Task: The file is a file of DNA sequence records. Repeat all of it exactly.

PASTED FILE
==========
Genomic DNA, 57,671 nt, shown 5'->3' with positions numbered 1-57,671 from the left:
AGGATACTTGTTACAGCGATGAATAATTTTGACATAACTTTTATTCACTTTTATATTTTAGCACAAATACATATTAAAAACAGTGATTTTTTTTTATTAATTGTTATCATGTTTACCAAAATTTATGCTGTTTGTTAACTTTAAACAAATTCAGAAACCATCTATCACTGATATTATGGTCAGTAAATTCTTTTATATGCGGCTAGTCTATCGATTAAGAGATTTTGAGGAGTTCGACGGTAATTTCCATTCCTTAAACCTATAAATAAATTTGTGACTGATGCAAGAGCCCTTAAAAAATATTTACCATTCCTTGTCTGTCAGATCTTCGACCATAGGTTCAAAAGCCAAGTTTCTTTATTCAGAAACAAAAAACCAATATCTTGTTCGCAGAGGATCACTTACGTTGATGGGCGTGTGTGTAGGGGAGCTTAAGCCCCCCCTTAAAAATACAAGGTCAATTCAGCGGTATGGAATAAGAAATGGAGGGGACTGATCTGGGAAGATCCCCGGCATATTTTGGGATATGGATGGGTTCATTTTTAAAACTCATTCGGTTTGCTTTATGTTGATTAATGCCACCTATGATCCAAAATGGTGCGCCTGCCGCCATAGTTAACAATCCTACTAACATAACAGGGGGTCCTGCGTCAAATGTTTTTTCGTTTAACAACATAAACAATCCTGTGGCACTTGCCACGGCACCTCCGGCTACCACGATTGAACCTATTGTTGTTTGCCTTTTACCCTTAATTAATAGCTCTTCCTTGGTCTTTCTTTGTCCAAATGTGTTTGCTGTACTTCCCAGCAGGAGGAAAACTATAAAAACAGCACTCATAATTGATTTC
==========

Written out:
Genomic DNA, 57,671 nt, shown 5'->3' with positions numbered 1-57,671 from the left:
AGGATACTTGTTACAGCGATGAATAATTTTGACATAACTTTTATTCACTTTTATATTTTAGCACAAATACATATTAAAAACAGTGATTTTTTTTTATTAATTGTTATCATGTTTACCAAAATTTATGCTGTTTGTTAACTTTAAACAAATTCAGAAACCATCTATCACTGATATTATGGTCAGTAAATTCTTTTATATGCGGCTAGTCTATCGATTAAGAGATTTTGAGGAGTTCGACGGTAATTTCCATTCCTTAAACCTATAAATAAATTTGTGACTGATGCAAGAGCCCTTAAAAAATATTTACCATTCCTTGTCTGTCAGATCTTCGACCATAGGTTCAAAAGCCAAGTTTCTTTATTCAGAAACAAAAAACCAATATCTTGTTCGCAGAGGATCACTTACGTTGATGGGCGTGTGTGTAGGGGAGCTTAAGCCCCCCCTTAAAAATACAAGGTCAATTCAGCGGTATGGAATAAGAAATGGAGGGGACTGATCTGGGAAGATCCCCGGCATATTTTGGGATATGGATGGGTTCATTTTTAAAACTCATTCGGTTTGCTTTATGTTGATTAATGCCACCTATGATCCAAAATGGTGCGCCTGCCGCCATAGTTAACAATCCTACTAACATAACAGGGGGTCCTGCGTCAAATGTTTTTTCGTTTAACAACATAAACAATCCTGTGGCACTTGCCACGGCACCTCCGGCTACCACGATTGAACCTATTGTTGTTTGCCTTTTACCCTTAATTAATAGCTCTTCCTTGGTCTTTCTTTGTCCAAATGTGTTTGCTGTACTTCCCAGCAGGAGGAAAACTATAAAAACAGCACTCATAATTGATTTC